There are currently more than 55 million people living with dementia across the globe, and the World Health Organization says there are nearly 10 million new cases each year. The figures will continue to climb with an aging and growing population, so researchers have been working to find a way to help lessen the impact. With that goal in mind, a group of scientists may have found a brain characteristic that could predict dementia a decade before symptoms arise.
Research recently published in Alzheimer’s & Dementia: The Journal of the Alzheimer’s Association used MRI imaging to pinpoint risk factors linked with Alzheimer’s Disease and related dementias (ADRD) that could ultimately help with prevention. The team found that the thickness of a portion of the brain – cortical gray matter – was linked with ADRD risk and cognitive function years later.
Dr. Claudia Satizabal, lead author from UT Health San Antonio’s Glenn Biggs Institute for Alzheimer’s and Neurodegenerative Diseases, says, “The big interest in this paper is that, if we can replicate it in additional samples, cortical gray matter thickness will be a marker we can use to identify people at high risk of dementia. By detecting the disease early, we are in a better time window for therapeutic interventions and lifestyle modifications, and to do better tracking of brain health to decrease individuals’ progression to dementia.”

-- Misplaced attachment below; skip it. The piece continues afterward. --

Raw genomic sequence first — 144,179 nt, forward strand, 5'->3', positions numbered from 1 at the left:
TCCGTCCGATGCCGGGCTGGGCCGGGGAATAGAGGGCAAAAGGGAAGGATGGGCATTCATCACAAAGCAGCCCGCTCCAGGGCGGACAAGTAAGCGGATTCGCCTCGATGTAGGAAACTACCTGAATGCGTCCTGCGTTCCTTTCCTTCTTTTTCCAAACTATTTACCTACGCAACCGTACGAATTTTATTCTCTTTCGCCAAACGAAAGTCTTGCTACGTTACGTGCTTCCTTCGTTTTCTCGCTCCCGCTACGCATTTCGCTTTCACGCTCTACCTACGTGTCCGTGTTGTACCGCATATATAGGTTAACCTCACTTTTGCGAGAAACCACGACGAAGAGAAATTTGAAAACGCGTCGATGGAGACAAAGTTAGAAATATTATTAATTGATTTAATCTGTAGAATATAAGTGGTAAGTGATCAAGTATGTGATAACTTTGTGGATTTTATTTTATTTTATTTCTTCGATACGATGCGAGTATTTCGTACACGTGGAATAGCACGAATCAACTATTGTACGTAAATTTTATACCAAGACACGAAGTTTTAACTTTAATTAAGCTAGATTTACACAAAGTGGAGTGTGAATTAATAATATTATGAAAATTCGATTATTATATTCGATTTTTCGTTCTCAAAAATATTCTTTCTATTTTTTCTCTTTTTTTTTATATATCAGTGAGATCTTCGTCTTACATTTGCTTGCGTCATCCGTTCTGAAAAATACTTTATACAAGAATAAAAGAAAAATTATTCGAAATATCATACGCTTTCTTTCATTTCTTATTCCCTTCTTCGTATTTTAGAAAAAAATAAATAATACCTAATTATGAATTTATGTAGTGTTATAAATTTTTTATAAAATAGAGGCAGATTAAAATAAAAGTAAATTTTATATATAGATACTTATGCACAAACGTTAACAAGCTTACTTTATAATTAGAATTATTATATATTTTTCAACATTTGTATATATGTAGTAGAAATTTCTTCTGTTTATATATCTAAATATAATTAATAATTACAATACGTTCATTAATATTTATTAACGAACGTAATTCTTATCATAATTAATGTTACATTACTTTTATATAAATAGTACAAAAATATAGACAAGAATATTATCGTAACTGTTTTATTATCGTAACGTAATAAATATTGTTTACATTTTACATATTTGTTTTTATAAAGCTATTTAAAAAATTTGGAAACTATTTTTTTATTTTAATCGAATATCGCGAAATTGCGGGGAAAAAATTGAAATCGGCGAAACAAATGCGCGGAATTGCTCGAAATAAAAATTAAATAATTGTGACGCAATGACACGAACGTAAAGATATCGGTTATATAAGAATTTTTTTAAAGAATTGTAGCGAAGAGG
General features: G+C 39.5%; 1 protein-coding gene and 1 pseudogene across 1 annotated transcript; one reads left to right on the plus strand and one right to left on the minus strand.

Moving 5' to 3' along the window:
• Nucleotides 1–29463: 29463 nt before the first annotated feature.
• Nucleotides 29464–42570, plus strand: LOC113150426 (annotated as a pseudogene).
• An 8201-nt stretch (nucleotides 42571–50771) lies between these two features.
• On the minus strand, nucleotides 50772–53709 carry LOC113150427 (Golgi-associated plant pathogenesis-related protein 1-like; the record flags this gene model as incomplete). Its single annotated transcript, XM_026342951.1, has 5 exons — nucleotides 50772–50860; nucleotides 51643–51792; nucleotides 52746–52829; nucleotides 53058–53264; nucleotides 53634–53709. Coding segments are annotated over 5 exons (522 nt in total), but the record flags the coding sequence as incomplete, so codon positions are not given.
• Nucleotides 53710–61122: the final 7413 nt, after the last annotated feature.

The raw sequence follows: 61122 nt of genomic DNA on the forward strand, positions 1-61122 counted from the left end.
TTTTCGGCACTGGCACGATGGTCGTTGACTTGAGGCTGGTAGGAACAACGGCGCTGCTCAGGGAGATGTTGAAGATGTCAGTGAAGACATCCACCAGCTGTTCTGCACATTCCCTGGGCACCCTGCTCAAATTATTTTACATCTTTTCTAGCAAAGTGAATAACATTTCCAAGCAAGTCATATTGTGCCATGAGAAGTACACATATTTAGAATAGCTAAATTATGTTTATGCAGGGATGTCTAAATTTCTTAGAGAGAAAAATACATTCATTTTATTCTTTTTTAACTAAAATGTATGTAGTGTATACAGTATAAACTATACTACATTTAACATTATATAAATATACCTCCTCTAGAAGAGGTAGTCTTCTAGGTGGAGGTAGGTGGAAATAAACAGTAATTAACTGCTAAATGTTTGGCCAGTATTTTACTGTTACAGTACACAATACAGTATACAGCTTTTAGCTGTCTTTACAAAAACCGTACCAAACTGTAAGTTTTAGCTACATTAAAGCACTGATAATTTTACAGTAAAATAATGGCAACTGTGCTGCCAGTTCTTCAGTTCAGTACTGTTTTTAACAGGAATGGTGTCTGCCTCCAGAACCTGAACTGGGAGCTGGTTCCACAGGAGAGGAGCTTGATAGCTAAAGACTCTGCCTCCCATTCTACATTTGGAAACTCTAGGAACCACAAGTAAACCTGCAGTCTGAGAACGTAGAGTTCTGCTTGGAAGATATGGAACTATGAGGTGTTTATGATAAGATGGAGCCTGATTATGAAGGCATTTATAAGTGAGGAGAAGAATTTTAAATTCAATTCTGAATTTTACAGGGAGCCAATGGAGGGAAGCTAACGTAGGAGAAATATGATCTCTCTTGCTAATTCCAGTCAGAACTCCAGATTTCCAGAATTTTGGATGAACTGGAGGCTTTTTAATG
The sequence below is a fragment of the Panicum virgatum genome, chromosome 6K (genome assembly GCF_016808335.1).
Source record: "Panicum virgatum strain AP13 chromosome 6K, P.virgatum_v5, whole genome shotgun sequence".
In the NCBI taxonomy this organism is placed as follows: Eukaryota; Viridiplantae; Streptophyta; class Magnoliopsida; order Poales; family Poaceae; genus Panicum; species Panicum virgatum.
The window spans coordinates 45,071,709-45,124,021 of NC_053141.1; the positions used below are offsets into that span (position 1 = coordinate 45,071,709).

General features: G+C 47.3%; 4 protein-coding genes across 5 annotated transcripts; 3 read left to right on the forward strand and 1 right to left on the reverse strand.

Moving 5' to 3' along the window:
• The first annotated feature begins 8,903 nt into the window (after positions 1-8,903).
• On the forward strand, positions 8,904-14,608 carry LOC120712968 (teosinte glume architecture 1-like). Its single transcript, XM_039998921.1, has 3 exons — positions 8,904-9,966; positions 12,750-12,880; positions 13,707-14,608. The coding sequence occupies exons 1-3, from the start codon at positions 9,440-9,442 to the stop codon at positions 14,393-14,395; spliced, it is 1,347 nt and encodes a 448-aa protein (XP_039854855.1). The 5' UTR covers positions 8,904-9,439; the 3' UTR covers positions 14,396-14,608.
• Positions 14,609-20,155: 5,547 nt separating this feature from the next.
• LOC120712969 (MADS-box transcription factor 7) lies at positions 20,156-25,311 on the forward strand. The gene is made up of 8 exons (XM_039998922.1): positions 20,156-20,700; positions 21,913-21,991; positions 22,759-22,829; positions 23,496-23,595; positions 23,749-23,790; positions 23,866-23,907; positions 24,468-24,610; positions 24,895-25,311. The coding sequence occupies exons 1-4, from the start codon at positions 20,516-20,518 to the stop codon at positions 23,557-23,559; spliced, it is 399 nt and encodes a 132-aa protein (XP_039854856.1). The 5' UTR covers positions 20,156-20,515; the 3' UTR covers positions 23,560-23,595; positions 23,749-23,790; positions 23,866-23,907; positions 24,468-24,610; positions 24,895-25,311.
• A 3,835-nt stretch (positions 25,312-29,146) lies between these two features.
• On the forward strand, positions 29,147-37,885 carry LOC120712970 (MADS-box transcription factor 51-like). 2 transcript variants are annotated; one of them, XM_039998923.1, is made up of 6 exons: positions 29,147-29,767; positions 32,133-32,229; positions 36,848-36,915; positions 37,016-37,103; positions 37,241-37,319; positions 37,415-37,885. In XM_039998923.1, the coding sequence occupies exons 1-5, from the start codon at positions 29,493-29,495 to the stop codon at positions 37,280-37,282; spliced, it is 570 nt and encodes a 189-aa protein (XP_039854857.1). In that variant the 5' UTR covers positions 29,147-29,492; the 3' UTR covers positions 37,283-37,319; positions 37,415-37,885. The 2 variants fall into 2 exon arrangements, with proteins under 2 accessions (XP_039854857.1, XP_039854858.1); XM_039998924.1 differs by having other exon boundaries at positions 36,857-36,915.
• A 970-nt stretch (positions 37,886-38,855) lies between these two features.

To look for such possible therapies, the team examined MRI scans from 1,500 people, with an average age of 70 to 74, comparing images from Alzheimer’s patients taken 10 years earlier and images from cognitively healthy peers. They found that those with the most thinning in cortical gray matter had more than three times the risk of developing ADRD than those with less thinning. On the other hand, those with the thickest cortical gray matter had better cognitive health and episodic memory.
The team found that this didn’t vary based on participants’ race or ethnicity. They also investigated whether the high-risk Alzheimer’s gene APOE4 played a role in the thickness of cortical gray matter, but they didn’t find a link, which they say is encouraging, as modifiable risk factors could be contributing to it.
Though they stress that more research is needed, this could ultimately help with the development and testing of treatments. Going forward, the team hopes to investigate risk factors that could be linked with the thinning, like cardiovascular issues or environmental pollutants.
They also lauded their participants, with study co-author and Glenn Biggs Institute director Dr. Sudha Seshadri saying, “The people who had the research MRI scans while they were well and kept coming back to be studied are the selfless heroes who make such valuable discoveries, such prediction tools possible.”